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Genomics Inform > Volume 13(3); 2015 > Article
Jung, Han, and Kim: The Construction of Regulatory Network for Insulin-Mediated Genes by Integrating Methods Based on Transcription Factor Binding Motifs and Gene Expression Variations

Abstract

Type 2 diabetes mellitus is a complex metabolic disorder associated with multiple genetic, developmental and environmental factors. The recent advances in gene expression microarray technologies as well as network-based analysis methodologies provide groundbreaking opportunities to study type 2 diabetes mellitus. In the present study, we used previously published gene expression microarray datasets of human skeletal muscle samples collected from 20 insulin sensitive individuals before and after insulin treatment in order to construct insulin-mediated regulatory network. Based on a motif discovery method implemented by iRegulon, a Cytoscape app, we identified 25 candidate regulons, motifs of which were enriched among the promoters of 478 up-regulated genes and 82 down-regulated genes. We then looked for a hierarchical network of the candidate regulators, in such a way that the conditional combination of their expression changes may explain those of their target genes. Using Genomica, a software tool for regulatory network construction, we obtained a hierarchical network of eight regulons that were used to map insulin downstream signaling network. Taken together, the results illustrate the benefits of combining completely different methods such as motif-based regulatory factor discovery and expression level-based construction of regulatory network of their target genes in understanding insulin induced biological processes and signaling pathways.

Introduction

Insulin resistance is a condition in which tissues, such as skeletal muscle, liver, and adipocytes, fail to respond to insulin, leading to type 2 diabetes mellitus. Because skeletal muscle is the primary tissue of insulin-mediated glucose uptake [1], it would be important to study the insulin effects on gene expression in skeletal muscle and to identify the insulin-responsive target genes and regulatory genes.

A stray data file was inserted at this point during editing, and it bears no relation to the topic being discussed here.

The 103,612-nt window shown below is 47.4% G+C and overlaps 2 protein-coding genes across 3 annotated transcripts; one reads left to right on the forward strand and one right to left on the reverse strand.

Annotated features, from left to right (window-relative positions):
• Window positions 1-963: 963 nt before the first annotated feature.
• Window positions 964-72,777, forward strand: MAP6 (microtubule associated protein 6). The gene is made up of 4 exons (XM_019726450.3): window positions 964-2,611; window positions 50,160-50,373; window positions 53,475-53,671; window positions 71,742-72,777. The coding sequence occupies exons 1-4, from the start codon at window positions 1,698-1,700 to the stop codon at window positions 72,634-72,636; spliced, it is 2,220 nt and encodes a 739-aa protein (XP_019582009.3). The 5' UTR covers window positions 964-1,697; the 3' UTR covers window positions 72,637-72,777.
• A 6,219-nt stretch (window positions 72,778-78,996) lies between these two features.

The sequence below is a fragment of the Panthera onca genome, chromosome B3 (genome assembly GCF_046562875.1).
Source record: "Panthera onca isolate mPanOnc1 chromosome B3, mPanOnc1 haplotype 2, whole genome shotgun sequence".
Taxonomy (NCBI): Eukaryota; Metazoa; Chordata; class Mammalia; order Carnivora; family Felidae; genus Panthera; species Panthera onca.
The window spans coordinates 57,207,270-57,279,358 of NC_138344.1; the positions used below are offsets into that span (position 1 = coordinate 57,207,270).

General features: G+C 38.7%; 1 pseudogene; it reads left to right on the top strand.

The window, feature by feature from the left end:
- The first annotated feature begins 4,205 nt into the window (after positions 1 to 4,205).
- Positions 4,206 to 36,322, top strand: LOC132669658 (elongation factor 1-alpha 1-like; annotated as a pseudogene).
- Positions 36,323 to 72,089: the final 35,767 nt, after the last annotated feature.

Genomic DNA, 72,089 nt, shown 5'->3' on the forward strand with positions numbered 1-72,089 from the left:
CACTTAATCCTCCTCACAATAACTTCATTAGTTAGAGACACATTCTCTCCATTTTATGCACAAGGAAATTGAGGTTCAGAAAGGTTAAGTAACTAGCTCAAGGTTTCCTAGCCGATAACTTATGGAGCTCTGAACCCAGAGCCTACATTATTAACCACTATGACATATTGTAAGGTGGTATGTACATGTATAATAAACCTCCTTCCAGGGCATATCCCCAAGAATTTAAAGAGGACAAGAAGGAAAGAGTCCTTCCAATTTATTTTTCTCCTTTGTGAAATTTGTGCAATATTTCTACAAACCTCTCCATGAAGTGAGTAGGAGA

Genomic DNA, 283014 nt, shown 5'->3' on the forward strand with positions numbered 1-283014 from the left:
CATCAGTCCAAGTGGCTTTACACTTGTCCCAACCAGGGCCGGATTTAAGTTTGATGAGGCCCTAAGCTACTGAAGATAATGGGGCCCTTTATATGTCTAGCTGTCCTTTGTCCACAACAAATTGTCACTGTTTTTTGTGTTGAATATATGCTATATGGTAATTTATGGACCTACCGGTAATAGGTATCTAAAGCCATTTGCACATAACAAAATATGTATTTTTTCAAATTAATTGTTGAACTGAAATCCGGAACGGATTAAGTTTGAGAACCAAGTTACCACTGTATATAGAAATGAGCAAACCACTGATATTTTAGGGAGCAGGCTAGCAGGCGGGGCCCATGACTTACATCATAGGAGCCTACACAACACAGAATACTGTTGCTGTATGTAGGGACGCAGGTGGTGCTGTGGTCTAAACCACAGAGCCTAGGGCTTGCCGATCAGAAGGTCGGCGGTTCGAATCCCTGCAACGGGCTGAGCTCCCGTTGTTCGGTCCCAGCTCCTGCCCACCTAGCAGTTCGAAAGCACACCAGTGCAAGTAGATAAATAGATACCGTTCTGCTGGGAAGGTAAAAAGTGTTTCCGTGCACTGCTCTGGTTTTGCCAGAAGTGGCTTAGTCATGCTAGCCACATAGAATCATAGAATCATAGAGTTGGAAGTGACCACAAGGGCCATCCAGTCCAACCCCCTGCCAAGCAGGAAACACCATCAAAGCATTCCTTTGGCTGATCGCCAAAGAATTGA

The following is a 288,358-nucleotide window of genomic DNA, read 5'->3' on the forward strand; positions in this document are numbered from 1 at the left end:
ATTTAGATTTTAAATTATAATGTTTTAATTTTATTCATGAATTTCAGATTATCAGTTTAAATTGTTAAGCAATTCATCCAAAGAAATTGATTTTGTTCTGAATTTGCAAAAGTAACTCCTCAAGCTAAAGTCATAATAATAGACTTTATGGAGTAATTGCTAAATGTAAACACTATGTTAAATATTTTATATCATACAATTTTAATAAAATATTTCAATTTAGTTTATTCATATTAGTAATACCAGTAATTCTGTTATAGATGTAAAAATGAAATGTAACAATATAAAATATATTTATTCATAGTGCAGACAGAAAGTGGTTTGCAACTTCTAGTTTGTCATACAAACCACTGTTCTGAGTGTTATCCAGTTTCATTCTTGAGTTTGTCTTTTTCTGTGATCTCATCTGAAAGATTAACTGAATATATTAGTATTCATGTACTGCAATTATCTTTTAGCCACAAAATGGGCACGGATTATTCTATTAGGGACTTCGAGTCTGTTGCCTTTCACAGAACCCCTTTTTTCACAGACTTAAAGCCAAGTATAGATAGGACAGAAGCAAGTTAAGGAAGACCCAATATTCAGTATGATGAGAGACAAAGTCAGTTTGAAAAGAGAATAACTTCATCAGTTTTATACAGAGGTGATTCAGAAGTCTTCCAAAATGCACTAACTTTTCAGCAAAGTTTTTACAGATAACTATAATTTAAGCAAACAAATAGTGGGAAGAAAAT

DNA microarray techniques have been widely used in biological research by enabling comprehensive understanding of molecular and systematic mechanism [2,3]. In addition, microarray experiments enable researchers to identify gene sets undergoing a response to a specific stimulus as well as to analyze dynamic response at the level of gene regulatory network [4]. Especially, microarray experiments could be designed to study downstream effects of a specific stimulus or diverse stimuli on gene expression at the level of genomic scale, not a single genetic one [5]. Microarray techniques could be a power tool to discover regulatory factors as most of co-expressed genes are co-regulated by the same regulatory factors [6]. Moreover, because genes co-regulated by the same transcription factor (TF) commonly share binding sites for this TF [6], it would be worth to detect TF based on motif discovery method.